Is light rail right for Red Hook?By
I took a long walk from Park Slope to Red Hook and back a few weekends ago. It’s a great stroll through a diverse group of Brooklyn neighborhoods and includes a some sights and some food. Along with the obligatory stops at El Olomega for papusas, Steve’s for key lime pie and Fairway for groceries, a number of restaurants, craft distilleries and unique shops line some of the route. It is not particularly transit accessible.
Red Hook residents know full well that the nearest subways aren’t particularly near. The F/G stop at Smith/9th Sts. is back open, but it’s a trek from all but the closest parts of the neighborhood. The B61 runs through the area, but residents have a love-hate relationship with the bus. It also, I noticed, stops more frequently than every other block along certain stretches of Van Brunt Street.
For decades, Red Hook residents have argued for, well, something. A streetcar has been the goal of certain advocates, but the fight for better options has been an uphill battle. The area isn’t zoned for much more residential development, and it now clearly suffers from the fear of a future storm. It’s next to impossible to get flood insurance, and many believe it’s just a matter of when and not if the next flood will arrive. There are pockets of gentrification, but the neighborhood may be reaching something of a peak.
Still, the fight goes on. At a recent City Planning forum, Red Hook residents gathered to discuss resiliency, and, as DNA Info’s Nikhita Venugopal reported, light rail was on the agenda. She writes:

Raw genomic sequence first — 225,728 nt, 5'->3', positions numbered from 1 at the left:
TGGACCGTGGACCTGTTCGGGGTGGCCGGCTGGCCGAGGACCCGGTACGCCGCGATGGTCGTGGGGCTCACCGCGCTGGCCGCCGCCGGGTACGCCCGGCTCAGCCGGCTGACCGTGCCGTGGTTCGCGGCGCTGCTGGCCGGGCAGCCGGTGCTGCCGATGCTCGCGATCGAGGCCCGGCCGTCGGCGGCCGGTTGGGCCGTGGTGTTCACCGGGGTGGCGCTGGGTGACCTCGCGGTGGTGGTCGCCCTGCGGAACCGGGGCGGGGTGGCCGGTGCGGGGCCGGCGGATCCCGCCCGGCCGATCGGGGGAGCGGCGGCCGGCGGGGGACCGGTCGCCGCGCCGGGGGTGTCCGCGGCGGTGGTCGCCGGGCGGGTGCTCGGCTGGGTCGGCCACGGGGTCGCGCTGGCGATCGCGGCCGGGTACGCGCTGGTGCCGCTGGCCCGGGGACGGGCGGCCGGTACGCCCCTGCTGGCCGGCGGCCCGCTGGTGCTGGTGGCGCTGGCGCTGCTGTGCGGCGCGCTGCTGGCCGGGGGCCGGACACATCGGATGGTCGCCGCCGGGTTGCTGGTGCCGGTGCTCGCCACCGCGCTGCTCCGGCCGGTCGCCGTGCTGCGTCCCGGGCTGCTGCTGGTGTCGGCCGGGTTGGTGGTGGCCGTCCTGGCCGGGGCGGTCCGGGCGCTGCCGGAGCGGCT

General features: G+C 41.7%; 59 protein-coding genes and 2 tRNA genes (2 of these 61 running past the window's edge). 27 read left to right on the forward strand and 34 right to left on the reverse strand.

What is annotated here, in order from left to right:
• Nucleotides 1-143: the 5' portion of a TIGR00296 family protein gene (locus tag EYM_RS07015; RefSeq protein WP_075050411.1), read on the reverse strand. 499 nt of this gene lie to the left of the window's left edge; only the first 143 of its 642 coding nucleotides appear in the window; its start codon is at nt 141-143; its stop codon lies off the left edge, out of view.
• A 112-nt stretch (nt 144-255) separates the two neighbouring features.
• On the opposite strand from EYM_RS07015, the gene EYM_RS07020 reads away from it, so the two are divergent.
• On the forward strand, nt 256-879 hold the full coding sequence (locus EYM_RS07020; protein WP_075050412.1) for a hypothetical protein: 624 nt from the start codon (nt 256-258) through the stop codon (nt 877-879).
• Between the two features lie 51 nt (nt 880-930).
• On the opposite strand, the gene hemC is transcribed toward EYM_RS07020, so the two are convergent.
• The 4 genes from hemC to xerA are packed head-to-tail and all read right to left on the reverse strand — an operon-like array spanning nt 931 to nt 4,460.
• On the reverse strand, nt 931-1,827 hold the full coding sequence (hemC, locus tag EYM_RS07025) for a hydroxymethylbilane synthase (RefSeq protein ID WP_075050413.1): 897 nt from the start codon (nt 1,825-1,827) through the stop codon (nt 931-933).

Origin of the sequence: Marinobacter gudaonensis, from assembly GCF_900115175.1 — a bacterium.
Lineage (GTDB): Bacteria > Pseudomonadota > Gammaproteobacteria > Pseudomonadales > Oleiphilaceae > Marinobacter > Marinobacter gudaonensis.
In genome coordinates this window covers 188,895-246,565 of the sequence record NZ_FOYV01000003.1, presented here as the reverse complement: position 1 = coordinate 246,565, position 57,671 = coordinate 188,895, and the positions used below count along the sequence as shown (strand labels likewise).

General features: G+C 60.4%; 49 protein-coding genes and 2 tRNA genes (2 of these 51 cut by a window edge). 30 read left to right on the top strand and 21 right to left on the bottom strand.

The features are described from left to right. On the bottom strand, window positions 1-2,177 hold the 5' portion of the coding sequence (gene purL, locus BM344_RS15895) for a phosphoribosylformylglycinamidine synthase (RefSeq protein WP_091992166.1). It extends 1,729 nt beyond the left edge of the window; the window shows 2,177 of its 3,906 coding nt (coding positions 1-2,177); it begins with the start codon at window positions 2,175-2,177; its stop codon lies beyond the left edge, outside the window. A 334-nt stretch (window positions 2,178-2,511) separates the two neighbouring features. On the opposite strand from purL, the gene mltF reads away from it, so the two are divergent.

A dedicated light-rail system through Red Hook would ease the neighborhood’s transportation hassles, locals said at a community meeting Tuesday night. About 30 residents, business owners and people who work in Red Hook discussed ways to improve the neighborhood’s network and bolster its resiliency to future storms, at a community meeting organized by the Department of City Planning.
Split into groups of five, people studied large-scale maps of the neighborhood, marking suggested bus routes, potential Citi Bike terminals and spots vulnerable to flooding. A streetcar system, which advocates have been fighting for since 1989, would give locals an easier way to travel through Red Hook and avoid the B61 bus, they said.
Streetcars are “efficient,” “cleaner” and “would increase business in Red Hook,” said Bill Appel, director of the Gowanus Canal Community Development Corporation. The light-rail line, which would run down Van Brunt Street, should accommodate the corridor’s two-lane car traffic and have a travel time of about eight minutes, locals said.
This isn’t the first time in post-Sandy New York that a potential light rail system for Red Hook has come up. Former deputy mayor Dan Doctoroff discussed the idea a few months ago at a city forum as a potential economic driver for the area, but such a move would have to come with a corresponding change in zoning to spur development. Various commercial entities in the area are keen to see better transportation options, and Bob Diamond, of course, hasn’t given up the fight. If anywhere is primed for an experiment in surface transit, it would be Red Hook.
Or would it? In a contested move two years ago, DOT already torpedoed a streetcar over costs. At the time, the agency estimated that building out the route, along with the infrastructure needed to support and maintain a new-to-New York transit option, would cost $176 million in capital funding and approximately $7 million a year in annual operating costs. Ridership projections anticipated under 2000 new riders per day. Outside of a few new bars and restaurants and one devastating hurricane, nothing has changed that would have a material impact on that analysis.
To realize a dream of light rail will require substantial buy-in from private developers and some changes to the condition on the ground. It’s not impossible, but in today’s transit investment climate, it isn’t — and probably shouldn’t be — a priority. That said, Red Hook needs better transit, and why not dream of a space for New York’s first experiment in light rail?